06/27/2017 11:55AM

Ben's Cat retired from racing at age 11

Barbara D. Livingston
Ben's Cat, 11, has been retired from racing and will spend his retirement on a Kentucky farm.

In sports, nothing lasts forever, but for a number of years it seemed as if Ben’s Cat, the pride of Maryland, just might. Now 11, and a step or two slower than he used to be, King Leatherbury has made the decision to retire him.

Leatherbury bred and owns the Maryland-bred gelding. He trained him through eight seasons on the racetrack.

A son of Parker’s Storm Cat out of the Thirty Eight Paces mare Twofox, Ben's Cat concludes his career with 32 wins from 63 starts. He won 26 stakes, more than $2.6 million, and leaves behind a legion of fans that he thrilled time and time again.

"I feel bad about stopping on him because he still likes what he does and I still like sending him out there," Leatherbury said Tuesday morning. "It's a shame, but as a trainer you only have so many excuses. The bottom line is he's just not getting anything anymore."

Ben's Cat finished ninth, beaten 4 1/2 lengths, last Saturday at Laurel Park in the Mister Diz Stakes, a race he won six consecutive years from 2010-15. In three starts this year, Ben's Cat didn't race terribly but was lacking the late run that had become his hallmark.

Ben's Cat didn't make his first start until he was 4 in 2010. He would race in the Mid-Atlantic each year from spring until fall and then spend his winters recouping on a Maryland farm.

Leatherbury would follow the same series of stakes with him each season, and Ben's Cat would almost always deliver in the most unpredictable division in racing – sprinting on turf.

"When he was in his prime, I was so confident every time he would run," Leatherbury said. "He just kept winning."

Ben's Cat won the Jim McKay Turf Sprint at Pimlico five of six years between 2011 and 2016. He won the Grade 3 Parx Dash three consecutive years from 2012-14 and the Maryland Million Sprint three straight times from 2010-12 before he ran out of competition and the race was dropped from the schedule.

Possibly more remarkable, Ben's Cat concluded his 2012, 2013, and 2014 seasons by switching from turf to dirt and winning the $250,000 Fabulous Strike Stakes under the lights at Penn National.

Ben's Cat's stakes wins also include two editions of the Grade 3 Turf Monster at Parx Racing, two runnings of the Laurel Dash, and the Pennsylvania Governor's Cup at Penn National. In 2010, his first season of competition, he won the Find Stakes at Laurel Park going 1 1/8 miles on turf.

Ben's Cat was the Maryland-bred Horse of the Year for four consecutive years, from 2011 to 2014. No other horse has been voted the award more than twice in a row.

Leatherbury, 84, is the fifth-winningest trainer in Thoroughbred history with 6,485 victories. He credits Ben's Cat for his 2015 induction into racing's Hall of Fame.

"I had a great run but when you get older you don't get the owners like you used to, they go to younger trainers," Leatherbury said. "Ben came along when I was dying out. He kept me rolling and he got me into the Hall of Fame. He got the attention of the nominators and the voters. I'm sure of it."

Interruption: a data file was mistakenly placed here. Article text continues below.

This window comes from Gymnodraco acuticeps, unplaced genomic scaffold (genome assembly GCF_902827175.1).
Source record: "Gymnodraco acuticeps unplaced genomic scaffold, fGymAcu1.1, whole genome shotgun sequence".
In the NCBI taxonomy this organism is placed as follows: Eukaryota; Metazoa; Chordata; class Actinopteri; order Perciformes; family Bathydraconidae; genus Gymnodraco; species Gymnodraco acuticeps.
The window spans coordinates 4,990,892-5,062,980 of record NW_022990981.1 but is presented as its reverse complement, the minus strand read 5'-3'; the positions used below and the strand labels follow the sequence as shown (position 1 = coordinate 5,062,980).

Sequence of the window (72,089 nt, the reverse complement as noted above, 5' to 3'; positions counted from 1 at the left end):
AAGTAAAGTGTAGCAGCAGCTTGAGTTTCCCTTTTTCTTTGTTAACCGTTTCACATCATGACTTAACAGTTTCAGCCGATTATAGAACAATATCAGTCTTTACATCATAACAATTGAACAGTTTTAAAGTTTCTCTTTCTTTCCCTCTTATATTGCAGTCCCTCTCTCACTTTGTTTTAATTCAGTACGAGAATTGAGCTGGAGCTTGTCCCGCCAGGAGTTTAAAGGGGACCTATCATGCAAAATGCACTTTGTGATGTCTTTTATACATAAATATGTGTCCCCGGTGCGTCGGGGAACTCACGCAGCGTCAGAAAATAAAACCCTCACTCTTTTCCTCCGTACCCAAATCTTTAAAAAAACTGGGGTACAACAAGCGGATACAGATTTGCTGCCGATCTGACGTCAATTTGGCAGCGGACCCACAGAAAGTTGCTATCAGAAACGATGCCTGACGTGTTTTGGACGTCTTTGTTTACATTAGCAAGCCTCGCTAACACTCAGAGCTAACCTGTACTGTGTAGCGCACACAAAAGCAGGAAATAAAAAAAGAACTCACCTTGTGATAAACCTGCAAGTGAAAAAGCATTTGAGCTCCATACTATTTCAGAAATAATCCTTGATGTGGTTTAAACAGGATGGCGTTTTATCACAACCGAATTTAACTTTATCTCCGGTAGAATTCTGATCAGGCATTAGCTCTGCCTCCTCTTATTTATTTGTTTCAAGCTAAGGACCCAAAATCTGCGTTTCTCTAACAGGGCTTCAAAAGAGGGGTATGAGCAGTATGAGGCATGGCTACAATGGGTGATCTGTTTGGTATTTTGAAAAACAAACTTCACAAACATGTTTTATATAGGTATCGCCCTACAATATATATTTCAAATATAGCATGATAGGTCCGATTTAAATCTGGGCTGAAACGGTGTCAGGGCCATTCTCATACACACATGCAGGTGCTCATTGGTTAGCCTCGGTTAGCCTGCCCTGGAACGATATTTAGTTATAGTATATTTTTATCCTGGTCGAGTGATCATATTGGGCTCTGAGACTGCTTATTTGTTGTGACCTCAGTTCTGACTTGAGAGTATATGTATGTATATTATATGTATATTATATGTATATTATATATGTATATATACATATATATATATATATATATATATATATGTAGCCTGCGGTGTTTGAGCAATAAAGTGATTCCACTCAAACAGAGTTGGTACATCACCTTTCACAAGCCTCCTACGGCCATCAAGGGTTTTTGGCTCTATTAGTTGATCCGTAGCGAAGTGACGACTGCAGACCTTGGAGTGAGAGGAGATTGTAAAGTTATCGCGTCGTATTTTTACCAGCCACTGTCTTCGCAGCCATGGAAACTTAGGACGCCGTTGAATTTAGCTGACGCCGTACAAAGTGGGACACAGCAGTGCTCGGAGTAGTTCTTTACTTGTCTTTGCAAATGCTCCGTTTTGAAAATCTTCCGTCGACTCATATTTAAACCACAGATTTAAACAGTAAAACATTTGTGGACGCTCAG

According to Georganne Hale, the director of racing for the Maryland Jockey Club, Laurel Park intends to hold a celebration of Ben's Cat's career this fall.

Ben's Cat will spend his retirement on the farm of Christina Welker in Versailles, Ky. Welker is married to Bayne Welker, the vice president of sales for Fasig-Tipton. Ben's Cat left for his new home Wednesday evening.

"Mrs. Welker comes to the Preakness every year, and she always tells me that when he is ready to retire that she'd love to have him," Leatherbury said. "I called her last night and said, 'This is the call you've been waiting for.' "

Welker said she fell in love with Ben's Cat five years ago. She wrote Leatherbury a letter 2 1/2 years ago asking that he consider sending Ben's Cat to her farm when he retired. Welker said she is good friends with Hale, who helped make the arrangements.

The Welkers' farm is a commercial breeding operation. The farm is 75 acres and home to 25 horses. "Everybody has plenty of room," Welker said.

Ben's Cat is not the first off-the-track Thoroughbred the Welkers' have had. Pickin N Singin, a son of Unbridled's Song who made five starts in 2009, had a successful career in the show ring for Welker and lives at the farm.

"Ben might find his way to some local things too," Welker said. "I'll figure out what he wants, and we'll let him do those things. If he wants to go for trail rides or be a hunter/jumper, he'll have the chance. It's time for The Cat to be treated like a king, no pun intended."

Welker said she would welcome visitors to the farm to see Ben's Cat.

"We're a working farm but if people want to come by to see him, we'll try to accommodate them," she said. "They can just call us up and we'll arrange something."